Don't Let Your Boss Hold You Back
By David Henderson
One of the most-powerful pieces of advice that Dwight R. Lee and Richard B. McKenzie give in their book, Getting Rich in America: 8 Simple Rules for Building a Fortune and a Satisfying Life, is: Don’t Let Your Boss Hold You Back.
I reviewed their book positively in the Wall Street Journal in 1999, but didn’t have room to cover this. They give an example of Richard McKenzie buying his own PC in 1980–he was one of the first. The price, in 1999 $, was $12,000. But McKenzie calculated that his added productivity, in books and articles written, would be well in excess of $12K. McKenzie, by the way, has always been an early adopter of technology. I remember seeing him at a Liberty Fund conference in Charlotte in about 1988 and he had one of the latest laptops. He was getting a lot of work done on airplanes. I’m guessing that he bought that himself too.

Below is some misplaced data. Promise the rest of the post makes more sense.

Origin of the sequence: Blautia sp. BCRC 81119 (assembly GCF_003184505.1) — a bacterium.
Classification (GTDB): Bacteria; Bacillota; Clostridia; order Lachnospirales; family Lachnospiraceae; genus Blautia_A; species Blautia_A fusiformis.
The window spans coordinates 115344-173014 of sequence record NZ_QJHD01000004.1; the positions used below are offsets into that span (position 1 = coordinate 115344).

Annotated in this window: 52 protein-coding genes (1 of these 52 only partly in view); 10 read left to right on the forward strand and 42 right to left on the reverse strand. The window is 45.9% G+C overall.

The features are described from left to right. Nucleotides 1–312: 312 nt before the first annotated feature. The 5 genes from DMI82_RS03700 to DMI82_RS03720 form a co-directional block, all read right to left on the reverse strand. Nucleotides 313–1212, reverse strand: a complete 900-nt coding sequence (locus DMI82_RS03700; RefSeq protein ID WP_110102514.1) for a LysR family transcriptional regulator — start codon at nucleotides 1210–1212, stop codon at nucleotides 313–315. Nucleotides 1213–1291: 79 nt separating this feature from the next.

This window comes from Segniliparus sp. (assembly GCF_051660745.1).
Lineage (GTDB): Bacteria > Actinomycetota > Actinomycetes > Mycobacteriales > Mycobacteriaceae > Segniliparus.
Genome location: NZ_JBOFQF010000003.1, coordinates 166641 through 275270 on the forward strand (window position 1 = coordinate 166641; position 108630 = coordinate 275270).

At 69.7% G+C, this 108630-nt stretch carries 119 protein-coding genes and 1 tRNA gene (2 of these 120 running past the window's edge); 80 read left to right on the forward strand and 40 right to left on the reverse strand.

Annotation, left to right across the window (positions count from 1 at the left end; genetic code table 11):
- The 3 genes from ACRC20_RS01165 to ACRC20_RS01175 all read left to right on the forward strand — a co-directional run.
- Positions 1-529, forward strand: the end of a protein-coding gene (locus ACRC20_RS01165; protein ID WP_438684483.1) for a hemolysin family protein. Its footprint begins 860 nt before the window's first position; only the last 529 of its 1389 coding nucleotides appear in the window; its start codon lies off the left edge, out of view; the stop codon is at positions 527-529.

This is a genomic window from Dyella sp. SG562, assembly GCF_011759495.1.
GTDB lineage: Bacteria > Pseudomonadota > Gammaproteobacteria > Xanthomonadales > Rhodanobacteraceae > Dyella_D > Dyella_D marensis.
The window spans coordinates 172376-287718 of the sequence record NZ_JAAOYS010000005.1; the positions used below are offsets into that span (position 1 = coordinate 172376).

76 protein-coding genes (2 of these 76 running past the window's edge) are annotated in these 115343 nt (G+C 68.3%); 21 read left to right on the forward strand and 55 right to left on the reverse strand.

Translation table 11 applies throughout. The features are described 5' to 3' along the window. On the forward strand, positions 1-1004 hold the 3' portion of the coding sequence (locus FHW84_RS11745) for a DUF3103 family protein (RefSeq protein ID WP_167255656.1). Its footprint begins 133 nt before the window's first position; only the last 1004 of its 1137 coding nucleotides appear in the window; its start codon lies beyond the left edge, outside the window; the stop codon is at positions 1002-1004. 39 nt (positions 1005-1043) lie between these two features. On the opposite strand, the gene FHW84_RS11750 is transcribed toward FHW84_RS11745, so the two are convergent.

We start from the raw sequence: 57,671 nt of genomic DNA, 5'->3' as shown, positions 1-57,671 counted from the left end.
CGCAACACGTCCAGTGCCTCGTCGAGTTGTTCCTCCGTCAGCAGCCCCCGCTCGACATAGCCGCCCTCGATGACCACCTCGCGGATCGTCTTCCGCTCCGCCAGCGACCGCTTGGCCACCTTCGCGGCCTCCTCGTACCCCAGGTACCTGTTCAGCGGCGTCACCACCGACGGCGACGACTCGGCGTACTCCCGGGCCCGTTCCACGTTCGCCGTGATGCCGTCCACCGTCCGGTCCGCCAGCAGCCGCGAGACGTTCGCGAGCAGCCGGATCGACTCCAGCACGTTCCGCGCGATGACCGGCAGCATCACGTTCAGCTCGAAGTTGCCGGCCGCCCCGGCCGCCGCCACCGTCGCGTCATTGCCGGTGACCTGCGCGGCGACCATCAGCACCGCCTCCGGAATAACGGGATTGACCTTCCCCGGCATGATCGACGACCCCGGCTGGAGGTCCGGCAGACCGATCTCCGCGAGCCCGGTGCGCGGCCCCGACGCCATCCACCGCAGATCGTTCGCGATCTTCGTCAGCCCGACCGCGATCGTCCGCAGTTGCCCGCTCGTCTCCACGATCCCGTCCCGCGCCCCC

I have my own story, much less dramatic, because the dollars were much less, but, still, a story that makes the point.
In about August 1985, my employer-bought computer broke down. The reason wasn’t a mystery: its power supply failed. A new one would cost about $130. The problem: under the federal government’s budget rules, I had passed the deadline to buy a power supply that fiscal year. I would have to wait until October 1. That would have meant over 6 weeks of much less output. I went to the computer store immediately and bought my own.
So my suggestion: look around your workplace and figure out items that would raise your productivity. After you have asked your boss to fund them, if the boss says no, then do a cost/benefit analysis: are the rewards to you greater than the cost to you. You might be surprised about how often the answer is “Yes.”
UPDATE: There’s a way I follow this advice now that I didn’t even think to mention because it has become so second-nature. When I want a book for something I’m writing on, which happens a lot, I can often get it through Interlibrary Loan. But that takes a few days and I can’t mark it up. So I often get on Amazon and find a used copy, order it, and get it in a few days. Sometimes I even get it faster than with Interlibrary Loan. And, with shipping, I’ve usually paid under $10. I probably spend $200 or $300 a year this way.